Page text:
January 25, 2017
Phillips Exeter Academy Chapel
The Rev. Mark Pendleton
There is the response in physiology referred to as ‘fight or flight.’ It describes how animals react to attack or threat. Hormones such as adrenalin are released, blood rushes through the body, and the heart rate quickens. The animal decides that it is time for battle or time to run to safety—stress is regulated.
Key moments in my life have involved making the choice of flight over fight —taking leave, running away, heading for the exit. My fleeing was eventually exposed and cornered by a faith-calling and years later, the beginning of a generous family life.
People have been known to adopt different emotional roles within family systems that can impact relationships well into adulthood. The ‘hero child’ is known to be hyper-responsible and peacemaker; this is often the oldest sibling. The ‘scapegoat’ is the so-called “problem child,” carrying the sins of the family and drawing attention to themselves. The ‘lost child’ can become almost invisible and escape into his own needs. The ‘mascot’ is often the youngest: Powerless to impact the whole, she becomes the clown, court jester and comic, using laughter as diversion or tonic.
The middle child in my family—born and raised in Ohio—I was the ‘hero child’, like many in my line of work, with a little mascot thrown in when things got super uncomfortable and serious. When it became clear to my parents that their marriage was over—it had been pretty obvious to the hero child, the scapegoat and the lost child living in their home that the better years of the marriage had ended years before—I found myself with a painful decision to make. I was turning sixteen and loyal to the needs of my mother, but also unknowing of the depths of her cycling depression, which was finally diagnosed and treated—sadly— only two years before she died decades later. I should have stayed, but had to leave.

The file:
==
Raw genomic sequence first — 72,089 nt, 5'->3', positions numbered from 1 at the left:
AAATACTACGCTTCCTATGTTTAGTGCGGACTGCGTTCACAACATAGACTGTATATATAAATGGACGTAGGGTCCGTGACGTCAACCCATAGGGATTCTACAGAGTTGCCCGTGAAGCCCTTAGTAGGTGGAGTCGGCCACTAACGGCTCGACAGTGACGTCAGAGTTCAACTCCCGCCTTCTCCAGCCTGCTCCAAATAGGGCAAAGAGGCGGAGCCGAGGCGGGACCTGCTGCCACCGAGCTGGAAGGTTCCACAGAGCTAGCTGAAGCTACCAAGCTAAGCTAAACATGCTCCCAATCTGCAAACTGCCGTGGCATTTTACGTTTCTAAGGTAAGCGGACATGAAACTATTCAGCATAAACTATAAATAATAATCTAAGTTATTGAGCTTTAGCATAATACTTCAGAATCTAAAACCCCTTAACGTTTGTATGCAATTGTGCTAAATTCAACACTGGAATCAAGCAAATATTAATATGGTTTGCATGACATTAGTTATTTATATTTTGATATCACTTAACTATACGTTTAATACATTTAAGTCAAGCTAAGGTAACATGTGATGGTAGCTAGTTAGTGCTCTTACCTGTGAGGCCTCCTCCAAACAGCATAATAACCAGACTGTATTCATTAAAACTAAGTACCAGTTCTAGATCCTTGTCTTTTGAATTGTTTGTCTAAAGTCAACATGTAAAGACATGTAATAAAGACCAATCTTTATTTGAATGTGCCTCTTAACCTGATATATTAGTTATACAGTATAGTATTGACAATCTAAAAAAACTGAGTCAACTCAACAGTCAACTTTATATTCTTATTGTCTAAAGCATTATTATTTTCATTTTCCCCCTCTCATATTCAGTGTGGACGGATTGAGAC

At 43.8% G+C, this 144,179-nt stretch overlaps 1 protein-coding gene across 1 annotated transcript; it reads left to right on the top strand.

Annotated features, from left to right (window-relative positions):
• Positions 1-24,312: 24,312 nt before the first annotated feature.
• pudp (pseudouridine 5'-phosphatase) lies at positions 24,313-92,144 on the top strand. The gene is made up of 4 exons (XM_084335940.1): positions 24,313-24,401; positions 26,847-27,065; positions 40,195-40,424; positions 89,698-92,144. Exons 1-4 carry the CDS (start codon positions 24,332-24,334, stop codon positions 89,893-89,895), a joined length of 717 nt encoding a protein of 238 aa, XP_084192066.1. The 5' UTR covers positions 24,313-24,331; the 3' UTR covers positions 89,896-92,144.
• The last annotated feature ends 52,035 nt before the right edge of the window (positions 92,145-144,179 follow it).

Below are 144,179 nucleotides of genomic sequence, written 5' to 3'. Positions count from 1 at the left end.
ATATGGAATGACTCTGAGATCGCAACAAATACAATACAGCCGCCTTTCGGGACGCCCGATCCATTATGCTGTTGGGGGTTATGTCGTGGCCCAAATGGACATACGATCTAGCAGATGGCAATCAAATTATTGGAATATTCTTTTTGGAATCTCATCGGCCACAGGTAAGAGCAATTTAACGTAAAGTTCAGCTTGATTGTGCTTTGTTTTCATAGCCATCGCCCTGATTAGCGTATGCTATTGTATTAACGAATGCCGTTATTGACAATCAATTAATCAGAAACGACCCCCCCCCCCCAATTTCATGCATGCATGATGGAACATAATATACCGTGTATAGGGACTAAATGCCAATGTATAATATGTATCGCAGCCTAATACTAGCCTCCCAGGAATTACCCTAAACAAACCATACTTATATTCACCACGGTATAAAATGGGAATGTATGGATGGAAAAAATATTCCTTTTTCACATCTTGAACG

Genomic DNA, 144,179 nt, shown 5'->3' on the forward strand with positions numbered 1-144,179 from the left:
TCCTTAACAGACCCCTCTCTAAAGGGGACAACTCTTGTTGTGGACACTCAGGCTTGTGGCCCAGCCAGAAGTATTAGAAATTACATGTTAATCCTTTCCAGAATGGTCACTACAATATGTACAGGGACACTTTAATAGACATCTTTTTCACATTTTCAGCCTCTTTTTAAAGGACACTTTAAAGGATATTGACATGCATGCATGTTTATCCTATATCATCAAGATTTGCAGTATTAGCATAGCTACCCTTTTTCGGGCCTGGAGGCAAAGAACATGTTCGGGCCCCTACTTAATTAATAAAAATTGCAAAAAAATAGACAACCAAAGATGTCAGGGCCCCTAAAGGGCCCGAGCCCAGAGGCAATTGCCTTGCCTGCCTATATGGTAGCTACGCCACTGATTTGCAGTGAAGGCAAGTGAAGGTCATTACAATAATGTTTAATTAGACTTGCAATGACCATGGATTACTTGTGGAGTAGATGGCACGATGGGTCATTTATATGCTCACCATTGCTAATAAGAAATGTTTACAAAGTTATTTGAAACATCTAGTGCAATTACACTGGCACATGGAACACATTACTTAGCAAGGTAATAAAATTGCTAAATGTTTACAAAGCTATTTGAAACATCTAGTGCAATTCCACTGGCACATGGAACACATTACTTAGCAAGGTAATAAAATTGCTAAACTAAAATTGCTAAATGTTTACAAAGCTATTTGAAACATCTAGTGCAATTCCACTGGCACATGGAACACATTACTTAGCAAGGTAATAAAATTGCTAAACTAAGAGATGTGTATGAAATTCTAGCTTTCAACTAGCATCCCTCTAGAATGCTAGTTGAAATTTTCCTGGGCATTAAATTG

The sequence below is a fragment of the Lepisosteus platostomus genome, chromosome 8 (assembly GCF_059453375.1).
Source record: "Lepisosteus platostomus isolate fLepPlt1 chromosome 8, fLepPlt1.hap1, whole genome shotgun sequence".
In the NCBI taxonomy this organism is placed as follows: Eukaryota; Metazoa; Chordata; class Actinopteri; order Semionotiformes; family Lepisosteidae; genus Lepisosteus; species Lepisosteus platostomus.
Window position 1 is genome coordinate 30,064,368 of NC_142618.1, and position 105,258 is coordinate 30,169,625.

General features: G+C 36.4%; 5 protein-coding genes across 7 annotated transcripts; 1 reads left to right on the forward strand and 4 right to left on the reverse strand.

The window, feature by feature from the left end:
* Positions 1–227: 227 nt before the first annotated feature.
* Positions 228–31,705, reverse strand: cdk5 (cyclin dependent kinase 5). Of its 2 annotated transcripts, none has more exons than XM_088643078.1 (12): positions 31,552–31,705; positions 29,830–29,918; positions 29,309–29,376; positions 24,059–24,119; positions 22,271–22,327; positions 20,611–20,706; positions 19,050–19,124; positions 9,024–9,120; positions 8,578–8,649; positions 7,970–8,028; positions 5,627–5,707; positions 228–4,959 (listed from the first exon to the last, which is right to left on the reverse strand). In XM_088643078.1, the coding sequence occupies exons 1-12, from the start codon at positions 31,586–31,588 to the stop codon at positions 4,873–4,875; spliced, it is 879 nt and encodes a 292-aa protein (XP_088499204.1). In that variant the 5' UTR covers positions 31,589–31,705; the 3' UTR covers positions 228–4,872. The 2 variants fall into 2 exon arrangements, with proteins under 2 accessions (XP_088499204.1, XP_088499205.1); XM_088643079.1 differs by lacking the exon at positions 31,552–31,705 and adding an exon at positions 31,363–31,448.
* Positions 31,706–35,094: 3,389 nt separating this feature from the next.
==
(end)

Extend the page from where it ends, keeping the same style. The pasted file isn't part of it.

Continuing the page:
I took flight and fled the divorce and the dividing conflict in its wake, escaped the self-imposed demands of being the hero child when all I wanted to do was to find my way. Rather than hitchhike at the edge of town, or become a runaway drawn to the lights of the Big City, I exited by a much easier route. A year as a high school foreign exchange student in New Zealand was an honorable temporary discharge from the stress and mess swirling around home.
New Zealand: I guess I really wanted to get far away. I wasn’t even sure where New Zealand was on a map when I applied to the exchange program. It’s far away—bottom of the world, another hemisphere, different stars in the night sky far way. Phone calls home over the course of the year were rare and expensive. In 1980 the cheapest way to communicate back home was through writing and sending those whisper thin light blue all-in-one letter/envelopes called aerograms.
What an adventure I had in my escape destination! Dropped into the very British South Island city of Christ Church, I wore a school uniform for the first time -- shorts, tie, and blazer. New Wave and Punk Rock music were the rage, allowing me to see the Police and the B52’s in concert when they were still new bands. I learned to play rugby, the national sport and religion of the Kiwis. Though not that good at the game, I was apparently good enough to join our high school team as we toured the east coast of Australia playing local teams, including an all-aboriginal side on a dusty dry pitch in the Outback.
The year away opened my eyes to a wide and diverse world. And it was hard. There were long stretches of self-doubt, loneliness, mishaps, and a tinge of lingering guilt for leaving home. Friendships were easily made at first, yet hard to deepen as the year wore on. I came to know what it feels like to be the foreigner, the outsider, in a school where most friendships were established long before I arrived. Everyone knew that I would return home at the end of the year and I suspected that some of my classmates withheld a bit of themselves knowing that this visitor would return home.
When I did return home, I was different yet not changed, now seventeen and soon off to college—Miami University of Ohio. The new expanded world I had experienced had offered up to me a clear career goal: the Foreign Service. Political science, history, French and Russian were logical courses to take.
Soon enough, like clockwork, I began to feel boxed in and out of sorts with those around me. How could I ever make a mark in a sea of sameness? Everywhere I looked there were white, preppy, Greek-fraternity-life centered, upper middle class offspring of the 4 C’s -- Cincinnati, Chicago, Cleveland and Columbus. Fight or flight? I took leave, headed for the exits. Again.